Casey VanSise is a PhD student who grew up in the Front Range of Colorado. In 2016, he graduated with a dual B.A. in History and International Affairs from the University of Colorado at Boulder (achieving magna cum laude honors in the former), before earning an M.A. in International Studies at the University of Denver from 2016-18.
Casey was awarded two paid research grants based on proposals that he submitted to the Undergraduate Research Opportunities Program (UROP) in 2013 and 2014. He was also a member of the editorial board of "The Colorado Historian" journal, an undergraduate publication released annually by the history department at the University of Colorado at Boulder, from 2014-15 (with Casey's own article "Assessing the Impacts of Hunnic Difference in Mediterranean Society of Late-Antiquity" published in the Spring 2015 edition following peer-review). In 2016, Casey completed a thesis entitled "Good Neighbor Renditions and the Enemy Alien: The Latin American Civilian Internees of World War II and the Integrity of the Good Neighbor Policy," which concerned the deportation and internment of Japanese, German and Italian residents of Latin American states during the Second World War, and the broader implications of this policy for the Good Neighbor Policy and United States-Latin America relations in general.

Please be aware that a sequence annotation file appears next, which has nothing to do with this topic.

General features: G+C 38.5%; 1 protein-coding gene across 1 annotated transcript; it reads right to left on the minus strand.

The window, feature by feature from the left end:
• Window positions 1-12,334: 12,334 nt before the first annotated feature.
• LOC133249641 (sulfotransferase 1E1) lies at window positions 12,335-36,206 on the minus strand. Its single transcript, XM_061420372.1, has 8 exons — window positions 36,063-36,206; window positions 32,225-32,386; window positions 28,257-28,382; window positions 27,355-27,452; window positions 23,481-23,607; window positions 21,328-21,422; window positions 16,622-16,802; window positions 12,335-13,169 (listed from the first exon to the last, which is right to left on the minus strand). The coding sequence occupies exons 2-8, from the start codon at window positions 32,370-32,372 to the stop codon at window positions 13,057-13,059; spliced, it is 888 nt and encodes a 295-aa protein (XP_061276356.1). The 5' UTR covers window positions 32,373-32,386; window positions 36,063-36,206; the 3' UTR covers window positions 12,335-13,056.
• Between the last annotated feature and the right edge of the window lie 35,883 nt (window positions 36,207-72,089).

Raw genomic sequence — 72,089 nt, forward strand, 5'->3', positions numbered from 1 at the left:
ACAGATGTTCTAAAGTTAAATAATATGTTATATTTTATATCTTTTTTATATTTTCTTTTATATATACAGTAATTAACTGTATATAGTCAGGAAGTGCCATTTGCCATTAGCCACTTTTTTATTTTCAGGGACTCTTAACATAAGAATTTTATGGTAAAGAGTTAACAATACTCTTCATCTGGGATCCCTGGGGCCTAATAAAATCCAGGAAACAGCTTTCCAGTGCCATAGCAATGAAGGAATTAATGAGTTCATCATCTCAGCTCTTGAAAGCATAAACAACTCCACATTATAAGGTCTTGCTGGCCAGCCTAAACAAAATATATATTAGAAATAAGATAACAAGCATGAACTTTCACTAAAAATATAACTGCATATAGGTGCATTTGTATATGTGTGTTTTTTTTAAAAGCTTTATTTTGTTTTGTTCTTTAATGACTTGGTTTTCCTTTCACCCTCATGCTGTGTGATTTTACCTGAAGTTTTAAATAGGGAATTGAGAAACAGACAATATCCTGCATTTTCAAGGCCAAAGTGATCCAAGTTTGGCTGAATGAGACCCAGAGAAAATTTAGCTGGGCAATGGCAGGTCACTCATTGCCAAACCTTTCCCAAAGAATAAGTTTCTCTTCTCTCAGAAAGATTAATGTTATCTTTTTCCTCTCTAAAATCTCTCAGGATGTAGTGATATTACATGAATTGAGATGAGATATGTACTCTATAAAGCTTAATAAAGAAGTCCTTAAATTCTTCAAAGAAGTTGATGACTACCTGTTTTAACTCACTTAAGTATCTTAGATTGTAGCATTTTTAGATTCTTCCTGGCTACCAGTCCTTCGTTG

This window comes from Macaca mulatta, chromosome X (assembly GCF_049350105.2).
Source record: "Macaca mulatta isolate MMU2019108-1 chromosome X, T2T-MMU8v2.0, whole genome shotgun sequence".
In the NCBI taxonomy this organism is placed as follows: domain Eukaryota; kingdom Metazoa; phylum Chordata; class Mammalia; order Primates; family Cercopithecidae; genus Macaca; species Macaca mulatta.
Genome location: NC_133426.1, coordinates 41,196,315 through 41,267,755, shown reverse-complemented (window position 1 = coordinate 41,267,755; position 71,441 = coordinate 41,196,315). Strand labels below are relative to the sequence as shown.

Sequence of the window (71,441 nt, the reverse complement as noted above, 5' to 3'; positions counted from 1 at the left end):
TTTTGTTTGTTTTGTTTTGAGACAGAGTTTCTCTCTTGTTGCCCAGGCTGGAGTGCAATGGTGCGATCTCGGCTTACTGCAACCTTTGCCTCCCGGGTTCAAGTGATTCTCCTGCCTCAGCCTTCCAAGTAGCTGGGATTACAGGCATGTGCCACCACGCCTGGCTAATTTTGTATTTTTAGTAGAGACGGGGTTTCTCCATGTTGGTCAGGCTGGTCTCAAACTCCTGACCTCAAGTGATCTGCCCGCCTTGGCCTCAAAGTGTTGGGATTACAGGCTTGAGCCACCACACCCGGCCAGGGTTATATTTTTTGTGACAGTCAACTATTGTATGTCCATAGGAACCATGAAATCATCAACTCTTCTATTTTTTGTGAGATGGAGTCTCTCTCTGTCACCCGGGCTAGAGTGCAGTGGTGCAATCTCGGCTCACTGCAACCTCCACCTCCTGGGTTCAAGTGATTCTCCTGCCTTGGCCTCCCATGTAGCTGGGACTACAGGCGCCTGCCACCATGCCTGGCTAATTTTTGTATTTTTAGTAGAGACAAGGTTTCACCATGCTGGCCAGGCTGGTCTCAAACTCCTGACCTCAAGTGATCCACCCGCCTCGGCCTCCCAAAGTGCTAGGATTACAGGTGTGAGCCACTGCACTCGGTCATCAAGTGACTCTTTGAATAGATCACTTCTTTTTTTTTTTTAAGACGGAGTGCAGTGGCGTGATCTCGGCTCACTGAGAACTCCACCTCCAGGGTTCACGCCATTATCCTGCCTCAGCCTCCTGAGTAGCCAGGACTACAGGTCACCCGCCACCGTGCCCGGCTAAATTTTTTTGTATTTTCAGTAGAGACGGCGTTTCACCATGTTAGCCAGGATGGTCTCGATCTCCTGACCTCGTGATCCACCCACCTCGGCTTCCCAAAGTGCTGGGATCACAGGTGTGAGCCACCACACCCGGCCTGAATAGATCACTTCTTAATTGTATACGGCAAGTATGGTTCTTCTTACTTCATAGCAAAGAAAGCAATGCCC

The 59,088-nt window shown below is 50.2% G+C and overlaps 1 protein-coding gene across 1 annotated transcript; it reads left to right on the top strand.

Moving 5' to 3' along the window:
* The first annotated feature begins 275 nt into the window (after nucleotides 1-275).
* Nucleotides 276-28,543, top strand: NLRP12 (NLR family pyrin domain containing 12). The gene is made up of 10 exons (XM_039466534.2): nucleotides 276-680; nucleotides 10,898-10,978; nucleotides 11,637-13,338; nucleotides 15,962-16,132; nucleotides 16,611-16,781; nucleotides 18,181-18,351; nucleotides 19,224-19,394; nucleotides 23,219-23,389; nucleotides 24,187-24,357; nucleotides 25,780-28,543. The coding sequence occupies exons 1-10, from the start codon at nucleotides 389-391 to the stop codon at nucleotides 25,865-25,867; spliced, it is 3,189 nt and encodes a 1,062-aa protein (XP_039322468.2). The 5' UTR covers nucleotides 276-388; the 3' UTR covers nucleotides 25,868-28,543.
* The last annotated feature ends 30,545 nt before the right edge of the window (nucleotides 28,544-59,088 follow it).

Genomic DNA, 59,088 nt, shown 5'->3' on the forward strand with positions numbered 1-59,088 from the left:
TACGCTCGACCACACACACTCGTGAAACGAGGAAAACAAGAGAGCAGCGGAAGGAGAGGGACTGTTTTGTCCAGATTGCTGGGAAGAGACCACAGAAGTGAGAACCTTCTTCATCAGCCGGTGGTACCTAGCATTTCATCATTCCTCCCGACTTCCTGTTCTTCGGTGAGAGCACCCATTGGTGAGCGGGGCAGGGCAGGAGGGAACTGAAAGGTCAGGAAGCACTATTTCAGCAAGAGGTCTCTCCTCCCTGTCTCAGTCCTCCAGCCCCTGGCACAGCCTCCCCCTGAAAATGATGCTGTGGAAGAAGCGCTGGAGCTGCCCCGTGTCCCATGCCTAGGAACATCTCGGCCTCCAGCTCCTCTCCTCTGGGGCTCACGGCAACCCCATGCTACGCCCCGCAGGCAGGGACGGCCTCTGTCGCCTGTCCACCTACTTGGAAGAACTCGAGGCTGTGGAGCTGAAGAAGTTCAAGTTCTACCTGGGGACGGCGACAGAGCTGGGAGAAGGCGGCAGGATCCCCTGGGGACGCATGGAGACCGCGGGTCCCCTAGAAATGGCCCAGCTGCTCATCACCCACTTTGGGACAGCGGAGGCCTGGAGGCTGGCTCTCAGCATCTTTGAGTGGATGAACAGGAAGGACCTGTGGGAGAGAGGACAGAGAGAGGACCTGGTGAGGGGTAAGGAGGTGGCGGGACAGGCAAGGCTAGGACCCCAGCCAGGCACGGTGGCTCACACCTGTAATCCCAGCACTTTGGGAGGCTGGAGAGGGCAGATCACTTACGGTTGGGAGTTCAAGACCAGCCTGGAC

As an M.A. student at the University of Denver, Casey had the opportunity to present his paper "The United States and the Proliferation of Latin American Populism: Assessing Patterns in US Responses to Varieties of Populism in Latin America" at the 2018 conference of the Rocky Mountain Council for Latin American Studies in Reno, Nevada. From 2017-19, Casey was also a research assistant to Dr. Peter H. Smith (visiting professor emeritus from the University of California at San Diego) both during and after earning his M.A. degree at the University of Denver. As part of this research assistantship, he helped revise and update several chapters of Dr. Smith's ninth edition of "Modern Latin America" (co-authored with Dr. James N. Green), which was published in October 2018.
Casey's primary research interests concern diplomatic history, in particular inter-American relations and especially United States-Latin America relations from the 20th century onward.